Navigating Valentine’s Day and Intimate Partner Violence

Valentine’s Day conjures up all of the traditional images of love: happy couples, flowers, gifts, and grand gestures. In recent years the marketing of this holiday has answered the call to expand this imagery to be more inclusive to those of all orientations and relationship statuses. Despite this, for those impacted by intimate partner violence (IPV), Valentine’s Day can still be difficult and sometimes even dangerous.

Increased Risk of Abuse

According to Statistics Canada, over the past 5 years there has been a steady increase in police reports of domestic and intimate partner violence. In addition to this, reports of violence consistently increase around holidays: a study by the University of Calgary specifically noted an increase in domestic violence calls to authorities around Valentine’s Day. The reasons behind this increase may vary, but in many cases this may be attributed to the added pressure to appease partners through acts of love and affection. Rachel Williams, a domestic violence survivor, explained what it was like living with her abuser on Valentine’s Day, telling The Independent: “You are trying to play the loving girlfriend, wife or fiancée to pacify the domestic terrorist you are living with….Domestic terrorists abuse 365 days of the year but it is that one day [Valentine’s Day], like with Christmas, where you have got that added pressure on you as a victim”. Rachel’s testimony demonstrates how those that are in the midst of an abusive situation may find themselves particularly vulnerable if they are perceived to fall short of expectations.

Trauma Triggers for Survivors

During February, it’s difficult to avoid Valentine’s Day imagery. Whether you are shopping or scrolling through social media, you’re sure to be exposed to reminders of romance and depictions of picture perfect love. For those who have taken the courageous step to leave their abuser, the recurrent imagery may trigger reminders of their abuser that can make this day particularly challenging. Their abuser may have used tactics synonymous with Valentine’s Day like love bombing or gift giving to apologize for abusive behaviour. Alternatively, the Valentine’s Day imagery may remind them of good times with their abuser and result in feelings of temptation to return to them. Since survivors of abuse are prone to long term consequences such as anxiety, depression, post-traumatic stress disorder, and increased risk for developing substance addictions, this increased exposure to triggers may also result in worsened symptoms or increased urges towards substance abuse.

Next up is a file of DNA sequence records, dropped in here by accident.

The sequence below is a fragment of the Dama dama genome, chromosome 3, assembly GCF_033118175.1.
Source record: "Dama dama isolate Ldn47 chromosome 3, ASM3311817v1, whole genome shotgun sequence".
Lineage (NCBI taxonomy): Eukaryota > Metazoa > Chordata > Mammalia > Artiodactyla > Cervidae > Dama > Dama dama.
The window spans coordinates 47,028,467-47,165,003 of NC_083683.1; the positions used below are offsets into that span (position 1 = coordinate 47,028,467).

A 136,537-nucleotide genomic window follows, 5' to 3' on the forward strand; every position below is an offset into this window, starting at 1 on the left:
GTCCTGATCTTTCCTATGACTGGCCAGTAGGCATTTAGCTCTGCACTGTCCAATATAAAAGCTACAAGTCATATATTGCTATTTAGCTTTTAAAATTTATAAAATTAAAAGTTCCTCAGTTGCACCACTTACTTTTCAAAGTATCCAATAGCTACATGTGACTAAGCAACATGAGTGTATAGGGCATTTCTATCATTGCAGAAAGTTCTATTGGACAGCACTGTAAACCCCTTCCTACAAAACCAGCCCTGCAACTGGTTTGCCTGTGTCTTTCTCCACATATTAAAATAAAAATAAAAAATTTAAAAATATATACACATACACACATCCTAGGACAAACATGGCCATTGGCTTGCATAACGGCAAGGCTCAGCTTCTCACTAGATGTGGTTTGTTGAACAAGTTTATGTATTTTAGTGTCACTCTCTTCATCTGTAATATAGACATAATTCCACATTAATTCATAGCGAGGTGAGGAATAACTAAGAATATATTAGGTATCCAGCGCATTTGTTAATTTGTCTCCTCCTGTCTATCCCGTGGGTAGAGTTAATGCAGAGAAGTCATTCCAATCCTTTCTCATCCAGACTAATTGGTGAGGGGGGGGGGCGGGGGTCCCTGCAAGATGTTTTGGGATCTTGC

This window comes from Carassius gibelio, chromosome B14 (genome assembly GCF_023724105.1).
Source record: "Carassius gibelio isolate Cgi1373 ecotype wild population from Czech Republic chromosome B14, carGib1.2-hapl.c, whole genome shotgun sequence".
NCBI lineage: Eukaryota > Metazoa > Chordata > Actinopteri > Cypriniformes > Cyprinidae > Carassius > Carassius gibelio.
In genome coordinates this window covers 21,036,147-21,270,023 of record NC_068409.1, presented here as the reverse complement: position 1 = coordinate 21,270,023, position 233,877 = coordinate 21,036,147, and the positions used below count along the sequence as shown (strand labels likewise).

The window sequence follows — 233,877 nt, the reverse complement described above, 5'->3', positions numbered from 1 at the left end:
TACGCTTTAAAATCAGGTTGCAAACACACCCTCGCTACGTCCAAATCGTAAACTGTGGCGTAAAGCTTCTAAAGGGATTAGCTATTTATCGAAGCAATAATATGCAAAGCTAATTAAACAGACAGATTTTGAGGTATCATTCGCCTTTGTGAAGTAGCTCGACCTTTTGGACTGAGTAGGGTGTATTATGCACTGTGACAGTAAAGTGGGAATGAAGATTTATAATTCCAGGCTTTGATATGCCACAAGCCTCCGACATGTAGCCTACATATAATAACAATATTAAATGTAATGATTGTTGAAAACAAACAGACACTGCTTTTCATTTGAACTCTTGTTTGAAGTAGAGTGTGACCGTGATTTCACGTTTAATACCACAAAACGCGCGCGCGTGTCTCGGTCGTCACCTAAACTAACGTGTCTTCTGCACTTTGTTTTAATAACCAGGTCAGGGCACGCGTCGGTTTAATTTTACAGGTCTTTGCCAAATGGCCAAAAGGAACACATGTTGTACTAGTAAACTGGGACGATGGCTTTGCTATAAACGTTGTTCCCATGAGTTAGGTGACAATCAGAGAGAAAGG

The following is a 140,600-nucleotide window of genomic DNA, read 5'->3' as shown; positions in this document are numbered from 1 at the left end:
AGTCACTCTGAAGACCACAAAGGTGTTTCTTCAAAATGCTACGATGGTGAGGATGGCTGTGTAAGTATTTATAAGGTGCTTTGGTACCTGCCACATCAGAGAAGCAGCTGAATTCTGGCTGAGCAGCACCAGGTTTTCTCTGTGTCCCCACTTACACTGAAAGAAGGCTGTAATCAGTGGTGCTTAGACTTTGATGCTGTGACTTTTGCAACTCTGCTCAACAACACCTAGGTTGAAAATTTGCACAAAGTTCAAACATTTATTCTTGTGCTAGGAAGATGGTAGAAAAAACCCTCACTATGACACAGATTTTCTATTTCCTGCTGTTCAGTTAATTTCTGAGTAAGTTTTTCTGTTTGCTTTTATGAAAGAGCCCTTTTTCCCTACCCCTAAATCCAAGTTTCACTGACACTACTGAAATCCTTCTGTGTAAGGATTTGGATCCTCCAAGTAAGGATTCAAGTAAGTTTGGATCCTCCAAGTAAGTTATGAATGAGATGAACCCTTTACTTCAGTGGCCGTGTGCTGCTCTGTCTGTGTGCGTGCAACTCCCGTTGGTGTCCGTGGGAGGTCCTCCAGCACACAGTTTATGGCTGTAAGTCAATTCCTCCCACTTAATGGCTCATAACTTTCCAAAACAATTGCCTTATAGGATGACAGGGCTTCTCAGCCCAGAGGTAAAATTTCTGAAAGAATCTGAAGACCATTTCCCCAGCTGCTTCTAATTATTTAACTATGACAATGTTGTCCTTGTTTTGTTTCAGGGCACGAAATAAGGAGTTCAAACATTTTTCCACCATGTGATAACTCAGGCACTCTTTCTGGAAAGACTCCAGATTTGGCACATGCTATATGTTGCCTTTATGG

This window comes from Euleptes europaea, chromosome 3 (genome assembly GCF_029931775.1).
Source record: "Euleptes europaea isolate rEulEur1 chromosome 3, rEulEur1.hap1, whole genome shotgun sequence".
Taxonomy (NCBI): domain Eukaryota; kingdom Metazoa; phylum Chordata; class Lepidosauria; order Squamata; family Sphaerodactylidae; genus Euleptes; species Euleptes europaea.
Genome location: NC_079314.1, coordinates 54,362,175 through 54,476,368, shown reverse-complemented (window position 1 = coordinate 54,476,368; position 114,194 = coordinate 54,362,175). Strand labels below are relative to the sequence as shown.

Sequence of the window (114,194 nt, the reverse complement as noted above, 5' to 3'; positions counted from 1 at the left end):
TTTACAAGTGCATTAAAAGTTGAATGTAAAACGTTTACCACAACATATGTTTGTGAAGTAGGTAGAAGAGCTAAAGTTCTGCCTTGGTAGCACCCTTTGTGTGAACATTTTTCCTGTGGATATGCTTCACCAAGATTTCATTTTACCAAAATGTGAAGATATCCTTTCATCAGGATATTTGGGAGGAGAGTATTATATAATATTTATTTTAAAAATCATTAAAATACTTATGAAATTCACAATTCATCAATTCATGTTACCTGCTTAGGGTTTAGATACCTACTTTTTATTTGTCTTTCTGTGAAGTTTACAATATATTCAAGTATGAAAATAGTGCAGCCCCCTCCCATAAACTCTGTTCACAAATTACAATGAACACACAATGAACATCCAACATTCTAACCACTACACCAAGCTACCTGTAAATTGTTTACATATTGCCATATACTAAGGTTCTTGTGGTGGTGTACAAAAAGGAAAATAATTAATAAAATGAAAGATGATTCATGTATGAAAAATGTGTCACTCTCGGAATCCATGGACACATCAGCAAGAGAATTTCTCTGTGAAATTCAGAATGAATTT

How to Provide Support this Valentine’s Day

If you think you may be experiencing IPV, the Canadian Women’s Foundation can help you understand your situation and the help that is available. Reach out to a trusted person in your life for support and assistance seeking help. For additional resources, please see the list below.

If you are a survivor of IPV, there is no one right way to feel or cope with any feelings that may arise around Valentine’s Day. It is important to be kind and patient with yourself and to take time to do things that empower you and make you feel good. Surrounding yourself with family or friends who support you can also ease any difficulties you might be experiencing during this time. If you need additional support, see the list below for additional resources.

If you know a survivor of IPV, take the time to reach out and remind them that you’re available for support in any way they need.

If you know someone currently experiencing IPV, it can be daunting to determine the best and safest ways to offer support. The Canadian Women’s Foundation can help you begin to conceptualize how to help someone living with violence. For additional resources, see the list below. 

National Services and Resources – Information to help connect women and their children across Canada with the nearest shelter for safety and support.

Crisis Text Line – Free, 24/7 support for those in crisis, connecting people in crisis to trained crisis responders.

“Signal for Help” – A one-handed sign someone can use on a video call to let others know that they want others to check in with them.

MyPlan Canada – A free app to help you with your safety and well-being if you have experienced abuse from a current or past partner.

Kids Help Phone – Chat with a trained volunteer crisis responder for support any time, about anything, via text message. 

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